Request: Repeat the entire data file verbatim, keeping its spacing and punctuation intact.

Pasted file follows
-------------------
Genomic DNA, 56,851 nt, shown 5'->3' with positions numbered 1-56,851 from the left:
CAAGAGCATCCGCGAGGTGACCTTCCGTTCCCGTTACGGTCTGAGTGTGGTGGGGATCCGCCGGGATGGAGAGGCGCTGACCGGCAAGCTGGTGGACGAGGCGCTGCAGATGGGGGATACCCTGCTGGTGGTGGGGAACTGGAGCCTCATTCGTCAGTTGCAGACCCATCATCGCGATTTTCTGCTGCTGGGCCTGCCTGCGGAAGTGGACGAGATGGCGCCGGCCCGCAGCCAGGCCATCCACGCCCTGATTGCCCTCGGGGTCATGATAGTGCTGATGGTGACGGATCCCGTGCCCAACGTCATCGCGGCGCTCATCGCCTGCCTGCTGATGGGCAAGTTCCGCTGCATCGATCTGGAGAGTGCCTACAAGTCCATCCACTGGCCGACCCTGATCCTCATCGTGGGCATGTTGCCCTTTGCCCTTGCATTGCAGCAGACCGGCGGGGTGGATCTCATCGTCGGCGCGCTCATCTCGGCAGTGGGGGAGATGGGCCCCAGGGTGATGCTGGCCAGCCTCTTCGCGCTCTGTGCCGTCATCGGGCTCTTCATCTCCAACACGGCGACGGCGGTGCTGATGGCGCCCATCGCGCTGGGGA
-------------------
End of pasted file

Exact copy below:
Genomic DNA, 56,851 nt, shown 5'->3' with positions numbered 1-56,851 from the left:
CAAGAGCATCCGCGAGGTGACCTTCCGTTCCCGTTACGGTCTGAGTGTGGTGGGGATCCGCCGGGATGGAGAGGCGCTGACCGGCAAGCTGGTGGACGAGGCGCTGCAGATGGGGGATACCCTGCTGGTGGTGGGGAACTGGAGCCTCATTCGTCAGTTGCAGACCCATCATCGCGATTTTCTGCTGCTGGGCCTGCCTGCGGAAGTGGACGAGATGGCGCCGGCCCGCAGCCAGGCCATCCACGCCCTGATTGCCCTCGGGGTCATGATAGTGCTGATGGTGACGGATCCCGTGCCCAACGTCATCGCGGCGCTCATCGCCTGCCTGCTGATGGGCAAGTTCCGCTGCATCGATCTGGAGAGTGCCTACAAGTCCATCCACTGGCCGACCCTGATCCTCATCGTGGGCATGTTGCCCTTTGCCCTTGCATTGCAGCAGACCGGCGGGGTGGATCTCATCGTCGGCGCGCTCATCTCGGCAGTGGGGGAGATGGGCCCCAGGGTGATGCTGGCCAGCCTCTTCGCGCTCTGTGCCGTCATCGGGCTCTTCATCTCCAACACGGCGACGGCGGTGCTGATGGCGCCCATCGCGCTGGGGA